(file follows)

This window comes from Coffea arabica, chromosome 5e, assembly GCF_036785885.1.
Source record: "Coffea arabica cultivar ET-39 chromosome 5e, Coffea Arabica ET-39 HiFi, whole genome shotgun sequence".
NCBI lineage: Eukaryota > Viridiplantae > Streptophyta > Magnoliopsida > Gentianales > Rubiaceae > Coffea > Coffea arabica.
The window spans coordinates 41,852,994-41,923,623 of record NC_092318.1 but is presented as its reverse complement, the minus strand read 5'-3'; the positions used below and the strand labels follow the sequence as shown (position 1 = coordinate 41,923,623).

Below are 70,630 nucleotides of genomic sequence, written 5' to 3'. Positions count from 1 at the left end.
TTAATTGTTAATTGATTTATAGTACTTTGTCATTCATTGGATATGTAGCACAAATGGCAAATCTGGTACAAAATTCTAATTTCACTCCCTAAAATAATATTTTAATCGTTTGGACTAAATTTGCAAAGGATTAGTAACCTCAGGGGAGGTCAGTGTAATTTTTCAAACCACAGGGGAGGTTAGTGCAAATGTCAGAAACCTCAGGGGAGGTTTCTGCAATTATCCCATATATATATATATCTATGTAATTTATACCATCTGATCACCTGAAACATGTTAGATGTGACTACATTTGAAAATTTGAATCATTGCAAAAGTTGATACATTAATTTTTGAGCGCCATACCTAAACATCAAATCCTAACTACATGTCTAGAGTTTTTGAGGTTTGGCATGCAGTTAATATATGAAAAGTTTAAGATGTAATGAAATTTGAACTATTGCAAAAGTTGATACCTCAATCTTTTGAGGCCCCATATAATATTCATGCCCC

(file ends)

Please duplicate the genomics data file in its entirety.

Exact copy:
This window comes from Coffea arabica, chromosome 5e, assembly GCF_036785885.1.
Source record: "Coffea arabica cultivar ET-39 chromosome 5e, Coffea Arabica ET-39 HiFi, whole genome shotgun sequence".
NCBI lineage: Eukaryota > Viridiplantae > Streptophyta > Magnoliopsida > Gentianales > Rubiaceae > Coffea > Coffea arabica.
The window spans coordinates 41,852,994-41,923,623 of record NC_092318.1 but is presented as its reverse complement, the minus strand read 5'-3'; the positions used below and the strand labels follow the sequence as shown (position 1 = coordinate 41,923,623).

Below are 70,630 nucleotides of genomic sequence, written 5' to 3'. Positions count from 1 at the left end.
TTAATTGTTAATTGATTTATAGTACTTTGTCATTCATTGGATATGTAGCACAAATGGCAAATCTGGTACAAAATTCTAATTTCACTCCCTAAAATAATATTTTAATCGTTTGGACTAAATTTGCAAAGGATTAGTAACCTCAGGGGAGGTCAGTGTAATTTTTCAAACCACAGGGGAGGTTAGTGCAAATGTCAGAAACCTCAGGGGAGGTTTCTGCAATTATCCCATATATATATATATCTATGTAATTTATACCATCTGATCACCTGAAACATGTTAGATGTGACTACATTTGAAAATTTGAATCATTGCAAAAGTTGATACATTAATTTTTGAGCGCCATACCTAAACATCAAATCCTAACTACATGTCTAGAGTTTTTGAGGTTTGGCATGCAGTTAATATATGAAAAGTTTAAGATGTAATGAAATTTGAACTATTGCAAAAGTTGATACCTCAATCTTTTGAGGCCCCATATAATATTCATGCCCC